Robert Hill FRS, known as Robin Hill, was a British plant biochemist who, in 1939, demonstrated the 'Hill reaction' of photosynthesis, proving that oxygen is evolved during the light requiring steps of photosynthesis. He also made significant contributions to the development of the Z-scheme of oxygenic photosynthesis.
Hill was born in New Milverton, a suburb of Leamington Spa, Warwickshire. He was educated at Bedales School, where he became interested in biology and astronomy, and Emmanuel College, Cambridge, where he read natural sciences, specialising in chemistry. During the First World War he served in the Anti-gas Department of the Royal Engineers.
In 1922 he joined the Department of Biochemistry at Cambridge where he was directed to research hemoglobin. He published a number of papers on hemoglobin, and in 1926 he began to work with David Kellin on the haem containing protein cytochrome c. In 1932 he commenced work on plant biochemistry, focusing on photosynthesis and the oxygen evolution of chloroplasts, leading to the discovery of the 'Hill reaction'.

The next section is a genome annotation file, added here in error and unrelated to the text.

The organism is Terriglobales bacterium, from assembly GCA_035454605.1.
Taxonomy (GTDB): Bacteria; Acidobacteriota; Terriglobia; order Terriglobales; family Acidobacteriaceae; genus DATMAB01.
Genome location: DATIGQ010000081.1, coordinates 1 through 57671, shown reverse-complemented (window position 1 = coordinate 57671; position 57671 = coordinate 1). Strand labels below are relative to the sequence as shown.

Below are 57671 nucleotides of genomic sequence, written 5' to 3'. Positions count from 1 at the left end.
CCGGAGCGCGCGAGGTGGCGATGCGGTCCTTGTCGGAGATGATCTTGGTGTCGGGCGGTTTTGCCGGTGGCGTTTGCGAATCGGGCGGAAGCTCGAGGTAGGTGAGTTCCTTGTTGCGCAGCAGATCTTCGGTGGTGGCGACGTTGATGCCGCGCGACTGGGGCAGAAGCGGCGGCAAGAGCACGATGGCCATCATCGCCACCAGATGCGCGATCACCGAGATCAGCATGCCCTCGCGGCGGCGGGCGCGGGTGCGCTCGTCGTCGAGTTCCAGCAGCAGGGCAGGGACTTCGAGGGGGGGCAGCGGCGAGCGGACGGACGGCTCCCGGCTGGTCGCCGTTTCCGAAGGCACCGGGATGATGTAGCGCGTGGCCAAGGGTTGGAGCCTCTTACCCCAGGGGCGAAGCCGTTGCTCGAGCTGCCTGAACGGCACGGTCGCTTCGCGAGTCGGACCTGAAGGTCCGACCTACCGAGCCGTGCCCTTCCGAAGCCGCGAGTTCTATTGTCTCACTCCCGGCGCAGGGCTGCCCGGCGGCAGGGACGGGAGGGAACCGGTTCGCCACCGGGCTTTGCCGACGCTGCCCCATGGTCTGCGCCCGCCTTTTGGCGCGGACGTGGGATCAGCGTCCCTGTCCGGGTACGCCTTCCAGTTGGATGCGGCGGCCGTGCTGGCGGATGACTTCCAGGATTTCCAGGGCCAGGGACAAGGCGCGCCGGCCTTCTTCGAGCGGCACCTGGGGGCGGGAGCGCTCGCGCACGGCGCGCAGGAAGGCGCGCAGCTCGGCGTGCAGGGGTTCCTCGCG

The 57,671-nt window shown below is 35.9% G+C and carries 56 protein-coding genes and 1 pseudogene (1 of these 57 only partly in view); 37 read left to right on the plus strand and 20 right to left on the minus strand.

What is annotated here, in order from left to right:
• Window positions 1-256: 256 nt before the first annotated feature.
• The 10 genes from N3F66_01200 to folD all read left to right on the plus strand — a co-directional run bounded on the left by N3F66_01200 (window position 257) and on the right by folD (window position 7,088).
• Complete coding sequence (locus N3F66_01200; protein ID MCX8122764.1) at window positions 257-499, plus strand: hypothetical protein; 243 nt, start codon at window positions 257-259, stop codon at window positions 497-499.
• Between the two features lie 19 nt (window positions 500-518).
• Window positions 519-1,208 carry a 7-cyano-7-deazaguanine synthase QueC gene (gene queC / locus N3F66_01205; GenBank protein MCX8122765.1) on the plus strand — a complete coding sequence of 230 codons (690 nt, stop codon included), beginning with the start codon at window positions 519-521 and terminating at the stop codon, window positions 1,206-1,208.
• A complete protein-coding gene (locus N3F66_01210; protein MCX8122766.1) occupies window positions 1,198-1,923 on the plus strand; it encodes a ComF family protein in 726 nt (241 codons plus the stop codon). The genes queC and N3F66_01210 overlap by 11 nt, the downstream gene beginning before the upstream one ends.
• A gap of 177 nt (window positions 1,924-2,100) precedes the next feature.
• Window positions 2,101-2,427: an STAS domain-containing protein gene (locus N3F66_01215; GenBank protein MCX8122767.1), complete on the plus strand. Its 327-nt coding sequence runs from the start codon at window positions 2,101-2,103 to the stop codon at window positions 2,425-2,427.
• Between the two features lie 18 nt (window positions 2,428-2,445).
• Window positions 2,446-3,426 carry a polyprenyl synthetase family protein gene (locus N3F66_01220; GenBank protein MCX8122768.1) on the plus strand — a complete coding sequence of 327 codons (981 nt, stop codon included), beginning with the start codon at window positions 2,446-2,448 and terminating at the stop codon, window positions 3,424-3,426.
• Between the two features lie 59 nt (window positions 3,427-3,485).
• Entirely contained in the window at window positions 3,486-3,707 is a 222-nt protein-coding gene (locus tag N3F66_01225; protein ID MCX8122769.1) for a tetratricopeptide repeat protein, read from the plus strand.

From 1943 Hill's work was funded by the Agricultural Research Council, although he remained working in the Cambridge Biochemistry Department. He was elected a Fellow of the Royal Society in 1946. Hill continued to receive most recognition for his work on photosynthesis and from the late 1950s his work concentrated on the energetics of photosynthesis. Working with Fay Bendall he made his second great contribution to photosynthesis research. In 1960 Bendall and Hill discovered the 'Z scheme' of electron transport. He was awarded the Royal Medal in 1963, and the Copley Medal in 1987.